Hard to catch horse
   

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Hard to catch horse

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  • What are a few ways to catch a hard to catch horse
  • What to do when a horse turns it,s back to you when you,re trying to catch him

 
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    12-31-2010, 09:51 PM
  #1
Started
Post Hard to catch horse

First off, I want to apologize if this isn't where it should go. I spent about 10 minutes trying to figure out where to put in and then I decided on here. I was asked my a lady at my barn to post this question and I gave her an answer and then went out and caught the horse, but I still want to post the question for her.

First off, this lady is about 50-60 years old, so she's not very nimble anymore. She has a blue roan Tennesse Walker that is very hard to catch. The mare likes to play the game of "let's see how long it takes you to get me". For a while, the lady would pretend to walk out to the field, walk past the horse, and then turn back around and the horse would just stand there. But after awhile, the horse learned the trick and wouldn't allow this to happen. She's tried to bring the horse in and grain her, thinking that it would teach the horse that coming inside is a good thing. Well that didn't work.
When I went out to catch the horse, I approached the horse with my eyes down and walking with my shoulder to her. She stayed pretty much in the same spot until I got 10-15 yards away. Then she just turned away from me and took a few steps, so I turned my back to her. We did this for a while and then I just pursued her. She would turn one way, I would block her movement, she would turn the other way, I would do the same. We did that for about 10 minutes until she turned to face me and let me approach her. I stroked her and praised her then turned to go.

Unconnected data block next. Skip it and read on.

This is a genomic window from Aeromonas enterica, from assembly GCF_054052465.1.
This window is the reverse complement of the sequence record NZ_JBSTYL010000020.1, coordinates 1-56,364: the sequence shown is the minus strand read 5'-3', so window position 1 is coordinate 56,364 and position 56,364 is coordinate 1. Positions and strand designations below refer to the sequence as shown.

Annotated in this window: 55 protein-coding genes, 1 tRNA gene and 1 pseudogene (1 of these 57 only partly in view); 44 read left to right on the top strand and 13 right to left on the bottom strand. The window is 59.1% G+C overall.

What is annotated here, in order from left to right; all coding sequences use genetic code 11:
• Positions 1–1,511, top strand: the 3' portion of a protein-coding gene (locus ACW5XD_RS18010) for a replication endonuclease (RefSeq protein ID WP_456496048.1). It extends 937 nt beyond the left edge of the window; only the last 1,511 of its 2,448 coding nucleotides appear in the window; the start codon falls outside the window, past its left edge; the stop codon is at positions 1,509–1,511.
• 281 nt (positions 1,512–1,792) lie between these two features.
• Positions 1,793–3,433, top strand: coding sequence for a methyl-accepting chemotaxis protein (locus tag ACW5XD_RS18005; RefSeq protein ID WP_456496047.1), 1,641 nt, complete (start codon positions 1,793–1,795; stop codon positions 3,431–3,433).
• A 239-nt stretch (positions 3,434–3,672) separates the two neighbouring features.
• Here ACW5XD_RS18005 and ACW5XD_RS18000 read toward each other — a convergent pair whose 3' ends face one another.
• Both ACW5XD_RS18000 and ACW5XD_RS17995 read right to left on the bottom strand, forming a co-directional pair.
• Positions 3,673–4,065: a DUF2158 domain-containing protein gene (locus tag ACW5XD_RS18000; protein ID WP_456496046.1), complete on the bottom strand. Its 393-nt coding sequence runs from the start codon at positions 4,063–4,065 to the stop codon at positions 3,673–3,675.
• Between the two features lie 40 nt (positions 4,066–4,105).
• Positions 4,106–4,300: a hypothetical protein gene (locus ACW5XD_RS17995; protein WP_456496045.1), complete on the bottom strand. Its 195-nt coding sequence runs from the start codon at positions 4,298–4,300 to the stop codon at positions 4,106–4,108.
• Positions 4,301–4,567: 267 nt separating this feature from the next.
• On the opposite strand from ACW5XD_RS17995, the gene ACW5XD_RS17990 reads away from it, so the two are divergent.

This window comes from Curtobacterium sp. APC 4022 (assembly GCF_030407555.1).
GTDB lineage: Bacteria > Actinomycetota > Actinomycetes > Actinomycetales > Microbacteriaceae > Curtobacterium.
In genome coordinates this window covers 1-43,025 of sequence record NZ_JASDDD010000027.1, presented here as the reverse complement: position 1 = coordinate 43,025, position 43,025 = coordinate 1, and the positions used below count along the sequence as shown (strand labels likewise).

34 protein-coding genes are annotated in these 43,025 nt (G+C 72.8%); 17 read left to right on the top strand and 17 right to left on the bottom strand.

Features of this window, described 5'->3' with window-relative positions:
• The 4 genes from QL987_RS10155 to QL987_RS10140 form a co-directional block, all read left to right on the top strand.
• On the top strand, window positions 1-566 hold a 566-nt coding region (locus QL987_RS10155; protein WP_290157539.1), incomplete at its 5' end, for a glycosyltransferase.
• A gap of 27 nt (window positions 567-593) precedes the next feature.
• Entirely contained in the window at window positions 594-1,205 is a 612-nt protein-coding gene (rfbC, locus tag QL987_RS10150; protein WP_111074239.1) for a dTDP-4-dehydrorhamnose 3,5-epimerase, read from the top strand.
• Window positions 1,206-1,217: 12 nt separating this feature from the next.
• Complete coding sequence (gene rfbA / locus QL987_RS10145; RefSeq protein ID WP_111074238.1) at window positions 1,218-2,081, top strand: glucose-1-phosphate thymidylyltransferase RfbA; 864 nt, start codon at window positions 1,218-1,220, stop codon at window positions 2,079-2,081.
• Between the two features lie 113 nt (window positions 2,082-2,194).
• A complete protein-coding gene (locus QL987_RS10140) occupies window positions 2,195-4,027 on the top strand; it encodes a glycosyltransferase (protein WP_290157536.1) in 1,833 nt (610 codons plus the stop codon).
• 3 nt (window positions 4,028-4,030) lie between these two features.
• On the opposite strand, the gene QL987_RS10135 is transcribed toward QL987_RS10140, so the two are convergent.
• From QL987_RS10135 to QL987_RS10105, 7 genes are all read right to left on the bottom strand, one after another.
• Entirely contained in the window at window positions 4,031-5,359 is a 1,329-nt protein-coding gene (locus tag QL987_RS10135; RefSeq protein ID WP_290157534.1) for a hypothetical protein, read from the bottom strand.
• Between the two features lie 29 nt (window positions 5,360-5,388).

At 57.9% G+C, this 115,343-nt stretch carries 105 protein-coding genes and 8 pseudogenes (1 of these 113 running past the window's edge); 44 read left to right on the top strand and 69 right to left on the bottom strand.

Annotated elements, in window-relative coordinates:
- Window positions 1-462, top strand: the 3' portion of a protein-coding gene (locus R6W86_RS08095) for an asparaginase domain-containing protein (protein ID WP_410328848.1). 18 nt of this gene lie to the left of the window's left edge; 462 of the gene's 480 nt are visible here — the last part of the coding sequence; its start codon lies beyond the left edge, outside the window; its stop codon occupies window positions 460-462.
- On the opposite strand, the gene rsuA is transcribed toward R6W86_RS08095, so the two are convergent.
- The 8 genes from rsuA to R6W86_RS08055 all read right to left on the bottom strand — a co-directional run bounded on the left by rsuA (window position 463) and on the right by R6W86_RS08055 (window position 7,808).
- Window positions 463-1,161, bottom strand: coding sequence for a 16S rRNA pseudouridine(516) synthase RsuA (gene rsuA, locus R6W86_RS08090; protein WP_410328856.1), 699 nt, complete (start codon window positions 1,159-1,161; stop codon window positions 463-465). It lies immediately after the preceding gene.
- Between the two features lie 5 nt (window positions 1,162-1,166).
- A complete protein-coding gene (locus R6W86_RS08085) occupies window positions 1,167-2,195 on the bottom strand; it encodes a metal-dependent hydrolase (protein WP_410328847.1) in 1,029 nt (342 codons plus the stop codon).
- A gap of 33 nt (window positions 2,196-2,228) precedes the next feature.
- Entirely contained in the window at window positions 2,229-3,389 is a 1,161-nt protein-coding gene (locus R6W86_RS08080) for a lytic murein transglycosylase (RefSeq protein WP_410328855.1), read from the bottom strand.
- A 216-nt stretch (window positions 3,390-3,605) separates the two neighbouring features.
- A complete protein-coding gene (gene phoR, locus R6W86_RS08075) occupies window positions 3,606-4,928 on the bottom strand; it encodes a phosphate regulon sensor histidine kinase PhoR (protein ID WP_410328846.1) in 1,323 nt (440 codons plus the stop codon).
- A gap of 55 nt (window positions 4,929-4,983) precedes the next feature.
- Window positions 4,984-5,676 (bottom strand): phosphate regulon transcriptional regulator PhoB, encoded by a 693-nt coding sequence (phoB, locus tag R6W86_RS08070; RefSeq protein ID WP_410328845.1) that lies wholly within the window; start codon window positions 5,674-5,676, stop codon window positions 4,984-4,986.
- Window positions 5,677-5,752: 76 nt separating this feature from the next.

She followed me back up the pasture until we got half way up, then she took off at a canter and barreled to the front of the pasture. I didn't really mind. Then when I got close to her again, I went to pet her again and we did the "block her movement" thing for about maybe 3 minutes until she turned to face me and stuck her nose towards me, then I stroked her neck a little bit and then left the pasture. That's all I wanted to do, just pet her without catching her and then leave her be.
Now, I would like to know what this lady can do to catch her. I'm not going to be around all the time to catch her horse for her and I'm not sure if she's able to walk around in 2 feet deep snow all the way down the pasture and blocking her movements like I did. Any suggestions, tips, ideas?
Kudos to you if you read the whole thing, sorry its so long.
     
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    12-31-2010, 10:50 PM
  #2
Started
It's not about strategies like wearing the horse out, herding it into a pen, etc. It's about the relationship between horse & human.

If it's totally at zero with the owner, she can start to build the relationship by hand watering the horse a couple of times a day, although I'd like to see a horse watered 3 times a day, but the point is to use water drinking to make the owner start to look like a friend. There's also feeding time: have owner be the feeder, & have it be just her horse that comes in to her (other horses not fed in same area/at same time.). Then just keep showing the horse that you're a good friend, interesting, & a good leader.

The horse will come for the owner when the relationship's good.
     
    01-01-2011, 10:23 AM
  #3
Started
Post

This lady does the chores everyday for about 40 horses. She feeds them, she waters them, etc. Pretty much all the other horses love her.
     
    01-01-2011, 10:35 AM
  #4
Green Broke
The lady could always try giving the horse a treat. I hate doing that though, but if the horse won't come up to her & the she can't move very well that may be a start.